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# An example of bad reduction mod p

Elliptic curves are a natural construction over the complex numbers, but curves over the complex numbers aren’t very useful in computing. For that, we need elliptic curves that are defined over a finite field. It turns out that an elliptic curve over the integers can be reduced to one over a finite field in most cases. In particular, if we have an elliptic curve defined by

y2 = x3 + ax + b

which has discriminant

D = -4a3 – 27 b2

then we want to look at what happens if reduce everything modulo a prime p. As long as p isn’t a factor of D, everything works fine. If p is a factor of D, however, then we get a singular curve when we reduce mod p. For example, the curve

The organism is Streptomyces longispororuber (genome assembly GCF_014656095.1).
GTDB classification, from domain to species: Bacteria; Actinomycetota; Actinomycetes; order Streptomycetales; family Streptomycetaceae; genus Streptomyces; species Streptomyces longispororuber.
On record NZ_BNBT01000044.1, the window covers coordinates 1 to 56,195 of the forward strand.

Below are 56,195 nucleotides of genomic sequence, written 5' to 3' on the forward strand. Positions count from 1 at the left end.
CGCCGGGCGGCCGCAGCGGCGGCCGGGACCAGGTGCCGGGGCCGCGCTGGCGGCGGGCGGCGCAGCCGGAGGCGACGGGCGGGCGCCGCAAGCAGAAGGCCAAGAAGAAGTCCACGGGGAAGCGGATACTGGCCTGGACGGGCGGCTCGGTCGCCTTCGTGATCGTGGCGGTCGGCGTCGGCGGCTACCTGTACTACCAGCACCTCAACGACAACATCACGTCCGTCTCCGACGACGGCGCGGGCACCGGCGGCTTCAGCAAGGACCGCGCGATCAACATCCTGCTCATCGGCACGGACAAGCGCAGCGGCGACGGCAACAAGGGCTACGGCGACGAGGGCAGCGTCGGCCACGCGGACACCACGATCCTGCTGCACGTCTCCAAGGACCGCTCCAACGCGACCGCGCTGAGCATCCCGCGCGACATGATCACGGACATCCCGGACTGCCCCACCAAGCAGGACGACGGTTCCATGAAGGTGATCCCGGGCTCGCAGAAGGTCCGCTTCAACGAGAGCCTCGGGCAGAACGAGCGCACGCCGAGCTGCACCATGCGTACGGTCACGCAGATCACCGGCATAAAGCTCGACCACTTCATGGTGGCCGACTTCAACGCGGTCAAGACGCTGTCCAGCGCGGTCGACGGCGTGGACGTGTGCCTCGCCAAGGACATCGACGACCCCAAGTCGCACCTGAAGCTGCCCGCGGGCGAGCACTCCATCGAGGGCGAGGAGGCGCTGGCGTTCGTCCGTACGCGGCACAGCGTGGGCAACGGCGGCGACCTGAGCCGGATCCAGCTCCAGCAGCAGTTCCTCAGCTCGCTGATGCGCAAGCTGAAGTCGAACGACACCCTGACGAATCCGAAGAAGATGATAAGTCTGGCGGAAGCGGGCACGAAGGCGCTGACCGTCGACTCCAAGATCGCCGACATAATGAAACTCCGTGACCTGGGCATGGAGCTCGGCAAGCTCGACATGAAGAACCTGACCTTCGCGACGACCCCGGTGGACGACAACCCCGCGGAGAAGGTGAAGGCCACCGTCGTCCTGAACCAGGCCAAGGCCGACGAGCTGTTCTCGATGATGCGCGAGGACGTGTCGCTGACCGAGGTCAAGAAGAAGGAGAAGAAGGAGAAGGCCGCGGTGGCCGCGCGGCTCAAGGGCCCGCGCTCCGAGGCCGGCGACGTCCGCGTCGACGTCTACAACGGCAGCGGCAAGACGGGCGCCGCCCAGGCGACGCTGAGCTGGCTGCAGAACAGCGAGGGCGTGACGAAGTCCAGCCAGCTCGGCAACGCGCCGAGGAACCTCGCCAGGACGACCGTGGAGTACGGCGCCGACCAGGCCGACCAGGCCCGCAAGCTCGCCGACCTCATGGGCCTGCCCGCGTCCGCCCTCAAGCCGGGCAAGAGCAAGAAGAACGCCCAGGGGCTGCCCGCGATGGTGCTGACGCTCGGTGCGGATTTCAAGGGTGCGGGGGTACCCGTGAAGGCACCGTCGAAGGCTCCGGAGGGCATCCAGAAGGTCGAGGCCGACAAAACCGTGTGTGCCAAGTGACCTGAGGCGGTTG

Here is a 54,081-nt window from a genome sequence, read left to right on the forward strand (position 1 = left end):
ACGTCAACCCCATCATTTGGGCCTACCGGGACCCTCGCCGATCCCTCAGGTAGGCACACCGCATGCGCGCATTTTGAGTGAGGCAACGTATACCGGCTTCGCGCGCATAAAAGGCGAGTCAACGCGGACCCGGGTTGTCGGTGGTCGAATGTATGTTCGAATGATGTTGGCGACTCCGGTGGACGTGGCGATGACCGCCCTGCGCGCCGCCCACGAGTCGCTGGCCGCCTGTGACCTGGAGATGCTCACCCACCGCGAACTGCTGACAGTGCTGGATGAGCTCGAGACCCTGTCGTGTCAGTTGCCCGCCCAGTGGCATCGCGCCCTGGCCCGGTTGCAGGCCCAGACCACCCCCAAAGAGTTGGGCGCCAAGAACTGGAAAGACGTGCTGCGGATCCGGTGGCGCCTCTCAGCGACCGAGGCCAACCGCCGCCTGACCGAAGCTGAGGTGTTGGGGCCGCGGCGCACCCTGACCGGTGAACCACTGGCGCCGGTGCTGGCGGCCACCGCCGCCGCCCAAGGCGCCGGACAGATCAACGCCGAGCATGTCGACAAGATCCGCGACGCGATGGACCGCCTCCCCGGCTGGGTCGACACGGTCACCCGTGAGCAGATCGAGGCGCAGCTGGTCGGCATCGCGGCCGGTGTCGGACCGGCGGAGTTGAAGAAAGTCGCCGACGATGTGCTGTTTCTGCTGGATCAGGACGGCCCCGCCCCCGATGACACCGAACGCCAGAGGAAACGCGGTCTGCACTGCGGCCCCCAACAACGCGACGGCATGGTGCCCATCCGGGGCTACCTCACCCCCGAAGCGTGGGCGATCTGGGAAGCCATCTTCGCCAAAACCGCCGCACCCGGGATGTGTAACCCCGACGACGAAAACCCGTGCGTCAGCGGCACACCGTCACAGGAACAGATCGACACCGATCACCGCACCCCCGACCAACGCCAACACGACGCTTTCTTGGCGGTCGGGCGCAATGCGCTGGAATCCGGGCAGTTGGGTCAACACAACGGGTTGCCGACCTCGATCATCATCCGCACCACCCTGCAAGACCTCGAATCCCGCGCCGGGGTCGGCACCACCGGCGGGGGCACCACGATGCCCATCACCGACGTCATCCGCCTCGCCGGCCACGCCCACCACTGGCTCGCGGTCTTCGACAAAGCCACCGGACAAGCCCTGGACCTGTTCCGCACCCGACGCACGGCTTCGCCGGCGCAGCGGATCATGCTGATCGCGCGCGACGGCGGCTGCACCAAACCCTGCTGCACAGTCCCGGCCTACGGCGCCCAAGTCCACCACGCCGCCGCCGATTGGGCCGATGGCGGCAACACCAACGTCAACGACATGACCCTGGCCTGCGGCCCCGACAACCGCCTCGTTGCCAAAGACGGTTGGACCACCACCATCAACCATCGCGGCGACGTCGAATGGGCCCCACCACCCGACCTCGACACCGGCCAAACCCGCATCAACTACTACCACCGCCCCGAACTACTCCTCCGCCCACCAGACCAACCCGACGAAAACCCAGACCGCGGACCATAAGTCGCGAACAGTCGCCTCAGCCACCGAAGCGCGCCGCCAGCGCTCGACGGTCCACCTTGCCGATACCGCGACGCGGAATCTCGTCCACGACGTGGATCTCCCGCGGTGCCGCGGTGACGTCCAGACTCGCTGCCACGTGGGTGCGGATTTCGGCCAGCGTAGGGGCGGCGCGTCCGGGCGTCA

y2 = (x – 3)(x – 8)(x + 11)

= x3 – 97x + 264

has no repeated roots over the complex numbers, which is reflected in its non-zero discriminant

D = 1768900

= 22 52 72 192

But because 19 is a factor of D, this curve becomes singular when we reduce everything modulo 19. In particular, we find that this curve becomes

y2 = x3 – 97x + 264

x3 + 17x + 17 (mod 19)

≡ (x + 11)2 (x + 16) (mod 19)

The cubic part of the curve has multiple roots so it's singular over GF(19). Modulo 19 this curve also has discriminant

D = -4(17)2 – 27(17)3

= -27455

≡ 0 (mod 19)

which also tells us that this curve is singular over GF(19).